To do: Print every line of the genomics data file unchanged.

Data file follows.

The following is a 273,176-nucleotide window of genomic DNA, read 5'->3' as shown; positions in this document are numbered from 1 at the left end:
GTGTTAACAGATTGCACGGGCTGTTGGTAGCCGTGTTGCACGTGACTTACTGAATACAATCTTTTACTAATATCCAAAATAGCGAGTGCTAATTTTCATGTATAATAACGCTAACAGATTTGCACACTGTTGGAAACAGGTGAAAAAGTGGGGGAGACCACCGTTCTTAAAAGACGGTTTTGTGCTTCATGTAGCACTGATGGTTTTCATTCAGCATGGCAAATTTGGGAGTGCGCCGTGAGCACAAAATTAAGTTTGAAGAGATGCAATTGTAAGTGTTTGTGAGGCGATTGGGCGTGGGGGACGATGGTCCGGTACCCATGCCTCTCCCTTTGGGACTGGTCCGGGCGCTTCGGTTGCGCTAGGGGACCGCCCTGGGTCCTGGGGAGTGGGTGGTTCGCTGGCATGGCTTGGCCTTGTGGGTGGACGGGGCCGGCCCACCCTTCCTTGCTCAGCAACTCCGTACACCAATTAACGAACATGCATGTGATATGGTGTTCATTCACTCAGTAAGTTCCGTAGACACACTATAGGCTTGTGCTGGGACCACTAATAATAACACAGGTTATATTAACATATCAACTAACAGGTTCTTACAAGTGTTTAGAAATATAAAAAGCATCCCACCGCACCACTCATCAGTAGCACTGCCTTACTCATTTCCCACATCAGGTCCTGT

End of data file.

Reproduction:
The following is a 273,176-nucleotide window of genomic DNA, read 5'->3' as shown; positions in this document are numbered from 1 at the left end:
GTGTTAACAGATTGCACGGGCTGTTGGTAGCCGTGTTGCACGTGACTTACTGAATACAATCTTTTACTAATATCCAAAATAGCGAGTGCTAATTTTCATGTATAATAACGCTAACAGATTTGCACACTGTTGGAAACAGGTGAAAAAGTGGGGGAGACCACCGTTCTTAAAAGACGGTTTTGTGCTTCATGTAGCACTGATGGTTTTCATTCAGCATGGCAAATTTGGGAGTGCGCCGTGAGCACAAAATTAAGTTTGAAGAGATGCAATTGTAAGTGTTTGTGAGGCGATTGGGCGTGGGGGACGATGGTCCGGTACCCATGCCTCTCCCTTTGGGACTGGTCCGGGCGCTTCGGTTGCGCTAGGGGACCGCCCTGGGTCCTGGGGAGTGGGTGGTTCGCTGGCATGGCTTGGCCTTGTGGGTGGACGGGGCCGGCCCACCCTTCCTTGCTCAGCAACTCCGTACACCAATTAACGAACATGCATGTGATATGGTGTTCATTCACTCAGTAAGTTCCGTAGACACACTATAGGCTTGTGCTGGGACCACTAATAATAACACAGGTTATATTAACATATCAACTAACAGGTTCTTACAAGTGTTTAGAAATATAAAAAGCATCCCACCGCACCACTCATCAGTAGCACTGCCTTACTCATTTCCCACATCAGGTCCTGT